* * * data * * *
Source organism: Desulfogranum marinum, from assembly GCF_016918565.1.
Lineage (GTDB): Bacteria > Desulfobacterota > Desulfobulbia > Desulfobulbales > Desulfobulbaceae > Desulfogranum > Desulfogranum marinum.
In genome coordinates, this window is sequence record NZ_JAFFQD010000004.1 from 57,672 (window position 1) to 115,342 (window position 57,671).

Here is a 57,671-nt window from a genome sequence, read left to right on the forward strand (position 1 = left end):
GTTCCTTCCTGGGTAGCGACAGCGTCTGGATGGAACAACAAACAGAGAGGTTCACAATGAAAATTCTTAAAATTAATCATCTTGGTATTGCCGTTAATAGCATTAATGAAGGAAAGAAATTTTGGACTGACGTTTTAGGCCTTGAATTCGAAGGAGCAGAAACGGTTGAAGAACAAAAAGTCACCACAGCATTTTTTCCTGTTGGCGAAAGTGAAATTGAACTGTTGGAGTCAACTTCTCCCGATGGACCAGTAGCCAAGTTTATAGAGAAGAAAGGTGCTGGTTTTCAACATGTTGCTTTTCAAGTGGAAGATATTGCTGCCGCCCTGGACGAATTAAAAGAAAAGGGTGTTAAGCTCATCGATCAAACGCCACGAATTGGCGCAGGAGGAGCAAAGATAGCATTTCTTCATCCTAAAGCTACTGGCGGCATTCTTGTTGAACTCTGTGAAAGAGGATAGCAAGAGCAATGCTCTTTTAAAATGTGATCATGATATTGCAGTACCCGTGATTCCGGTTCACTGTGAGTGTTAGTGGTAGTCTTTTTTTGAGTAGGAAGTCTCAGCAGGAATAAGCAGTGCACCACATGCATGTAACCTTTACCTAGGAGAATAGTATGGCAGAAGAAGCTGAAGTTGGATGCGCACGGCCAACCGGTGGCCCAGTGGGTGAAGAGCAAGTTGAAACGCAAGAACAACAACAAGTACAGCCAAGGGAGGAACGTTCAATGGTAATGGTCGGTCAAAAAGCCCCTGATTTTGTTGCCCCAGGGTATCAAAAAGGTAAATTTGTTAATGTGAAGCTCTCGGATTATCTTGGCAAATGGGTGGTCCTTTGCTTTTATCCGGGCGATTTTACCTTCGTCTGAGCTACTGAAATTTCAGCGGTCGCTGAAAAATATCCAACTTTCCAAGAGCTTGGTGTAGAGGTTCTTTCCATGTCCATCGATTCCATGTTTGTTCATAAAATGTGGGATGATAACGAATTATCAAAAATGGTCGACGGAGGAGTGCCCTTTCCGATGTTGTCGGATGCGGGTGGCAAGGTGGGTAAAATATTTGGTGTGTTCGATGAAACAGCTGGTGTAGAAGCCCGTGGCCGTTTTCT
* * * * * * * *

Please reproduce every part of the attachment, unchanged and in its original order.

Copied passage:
Source organism: Desulfogranum marinum, from assembly GCF_016918565.1.
Lineage (GTDB): Bacteria > Desulfobacterota > Desulfobulbia > Desulfobulbales > Desulfobulbaceae > Desulfogranum > Desulfogranum marinum.
In genome coordinates, this window is sequence record NZ_JAFFQD010000004.1 from 57,672 (window position 1) to 115,342 (window position 57,671).

Here is a 57,671-nt window from a genome sequence, read left to right on the forward strand (position 1 = left end):
GTTCCTTCCTGGGTAGCGACAGCGTCTGGATGGAACAACAAACAGAGAGGTTCACAATGAAAATTCTTAAAATTAATCATCTTGGTATTGCCGTTAATAGCATTAATGAAGGAAAGAAATTTTGGACTGACGTTTTAGGCCTTGAATTCGAAGGAGCAGAAACGGTTGAAGAACAAAAAGTCACCACAGCATTTTTTCCTGTTGGCGAAAGTGAAATTGAACTGTTGGAGTCAACTTCTCCCGATGGACCAGTAGCCAAGTTTATAGAGAAGAAAGGTGCTGGTTTTCAACATGTTGCTTTTCAAGTGGAAGATATTGCTGCCGCCCTGGACGAATTAAAAGAAAAGGGTGTTAAGCTCATCGATCAAACGCCACGAATTGGCGCAGGAGGAGCAAAGATAGCATTTCTTCATCCTAAAGCTACTGGCGGCATTCTTGTTGAACTCTGTGAAAGAGGATAGCAAGAGCAATGCTCTTTTAAAATGTGATCATGATATTGCAGTACCCGTGATTCCGGTTCACTGTGAGTGTTAGTGGTAGTCTTTTTTTGAGTAGGAAGTCTCAGCAGGAATAAGCAGTGCACCACATGCATGTAACCTTTACCTAGGAGAATAGTATGGCAGAAGAAGCTGAAGTTGGATGCGCACGGCCAACCGGTGGCCCAGTGGGTGAAGAGCAAGTTGAAACGCAAGAACAACAACAAGTACAGCCAAGGGAGGAACGTTCAATGGTAATGGTCGGTCAAAAAGCCCCTGATTTTGTTGCCCCAGGGTATCAAAAAGGTAAATTTGTTAATGTGAAGCTCTCGGATTATCTTGGCAAATGGGTGGTCCTTTGCTTTTATCCGGGCGATTTTACCTTCGTCTGAGCTACTGAAATTTCAGCGGTCGCTGAAAAATATCCAACTTTCCAAGAGCTTGGTGTAGAGGTTCTTTCCATGTCCATCGATTCCATGTTTGTTCATAAAATGTGGGATGATAACGAATTATCAAAAATGGTCGACGGAGGAGTGCCCTTTCCGATGTTGTCGGATGCGGGTGGCAAGGTGGGTAAAATATTTGGTGTGTTCGATGAAACAGCTGGTGTAGAAGCCCGTGGCCGTTTTCT